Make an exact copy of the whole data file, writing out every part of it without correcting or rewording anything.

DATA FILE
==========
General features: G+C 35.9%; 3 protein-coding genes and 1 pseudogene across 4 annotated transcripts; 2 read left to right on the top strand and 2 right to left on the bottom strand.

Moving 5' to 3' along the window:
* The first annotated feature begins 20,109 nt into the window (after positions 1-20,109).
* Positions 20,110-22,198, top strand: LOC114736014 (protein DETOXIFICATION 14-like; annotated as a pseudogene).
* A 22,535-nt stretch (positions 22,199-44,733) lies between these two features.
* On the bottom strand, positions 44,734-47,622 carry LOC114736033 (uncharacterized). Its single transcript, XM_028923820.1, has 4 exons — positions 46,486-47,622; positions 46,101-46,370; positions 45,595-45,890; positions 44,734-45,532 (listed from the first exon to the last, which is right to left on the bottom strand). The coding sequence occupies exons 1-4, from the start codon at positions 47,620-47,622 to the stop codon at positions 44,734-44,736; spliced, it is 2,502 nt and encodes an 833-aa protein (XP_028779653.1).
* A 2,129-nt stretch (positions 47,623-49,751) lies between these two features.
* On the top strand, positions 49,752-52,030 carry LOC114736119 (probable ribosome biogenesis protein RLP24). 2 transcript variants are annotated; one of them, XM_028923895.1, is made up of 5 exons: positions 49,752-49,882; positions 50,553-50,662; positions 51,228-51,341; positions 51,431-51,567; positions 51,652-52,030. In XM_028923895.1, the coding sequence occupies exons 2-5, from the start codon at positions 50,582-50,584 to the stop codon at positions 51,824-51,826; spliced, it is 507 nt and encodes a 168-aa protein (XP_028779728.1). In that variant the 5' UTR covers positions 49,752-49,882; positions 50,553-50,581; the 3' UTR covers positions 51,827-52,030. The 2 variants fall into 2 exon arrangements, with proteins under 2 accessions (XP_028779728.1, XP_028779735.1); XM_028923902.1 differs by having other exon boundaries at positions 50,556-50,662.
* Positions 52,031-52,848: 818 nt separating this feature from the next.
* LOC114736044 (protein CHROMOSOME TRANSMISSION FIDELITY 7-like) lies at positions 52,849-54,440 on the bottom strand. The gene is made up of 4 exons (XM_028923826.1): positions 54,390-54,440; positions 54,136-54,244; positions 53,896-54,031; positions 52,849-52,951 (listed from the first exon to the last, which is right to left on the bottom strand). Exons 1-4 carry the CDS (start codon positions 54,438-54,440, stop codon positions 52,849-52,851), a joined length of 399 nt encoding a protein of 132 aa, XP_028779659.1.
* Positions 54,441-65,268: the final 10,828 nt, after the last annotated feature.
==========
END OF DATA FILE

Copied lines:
General features: G+C 35.9%; 3 protein-coding genes and 1 pseudogene across 4 annotated transcripts; 2 read left to right on the top strand and 2 right to left on the bottom strand.

Moving 5' to 3' along the window:
* The first annotated feature begins 20,109 nt into the window (after positions 1-20,109).
* Positions 20,110-22,198, top strand: LOC114736014 (protein DETOXIFICATION 14-like; annotated as a pseudogene).
* A 22,535-nt stretch (positions 22,199-44,733) lies between these two features.
* On the bottom strand, positions 44,734-47,622 carry LOC114736033 (uncharacterized). Its single transcript, XM_028923820.1, has 4 exons — positions 46,486-47,622; positions 46,101-46,370; positions 45,595-45,890; positions 44,734-45,532 (listed from the first exon to the last, which is right to left on the bottom strand). The coding sequence occupies exons 1-4, from the start codon at positions 47,620-47,622 to the stop codon at positions 44,734-44,736; spliced, it is 2,502 nt and encodes an 833-aa protein (XP_028779653.1).
* A 2,129-nt stretch (positions 47,623-49,751) lies between these two features.
* On the top strand, positions 49,752-52,030 carry LOC114736119 (probable ribosome biogenesis protein RLP24). 2 transcript variants are annotated; one of them, XM_028923895.1, is made up of 5 exons: positions 49,752-49,882; positions 50,553-50,662; positions 51,228-51,341; positions 51,431-51,567; positions 51,652-52,030. In XM_028923895.1, the coding sequence occupies exons 2-5, from the start codon at positions 50,582-50,584 to the stop codon at positions 51,824-51,826; spliced, it is 507 nt and encodes a 168-aa protein (XP_028779728.1). In that variant the 5' UTR covers positions 49,752-49,882; positions 50,553-50,581; the 3' UTR covers positions 51,827-52,030. The 2 variants fall into 2 exon arrangements, with proteins under 2 accessions (XP_028779728.1, XP_028779735.1); XM_028923902.1 differs by having other exon boundaries at positions 50,556-50,662.
* Positions 52,031-52,848: 818 nt separating this feature from the next.
* LOC114736044 (protein CHROMOSOME TRANSMISSION FIDELITY 7-like) lies at positions 52,849-54,440 on the bottom strand. The gene is made up of 4 exons (XM_028923826.1): positions 54,390-54,440; positions 54,136-54,244; positions 53,896-54,031; positions 52,849-52,951 (listed from the first exon to the last, which is right to left on the bottom strand). Exons 1-4 carry the CDS (start codon positions 54,438-54,440, stop codon positions 52,849-52,851), a joined length of 399 nt encoding a protein of 132 aa, XP_028779659.1.
* Positions 54,441-65,268: the final 10,828 nt, after the last annotated feature.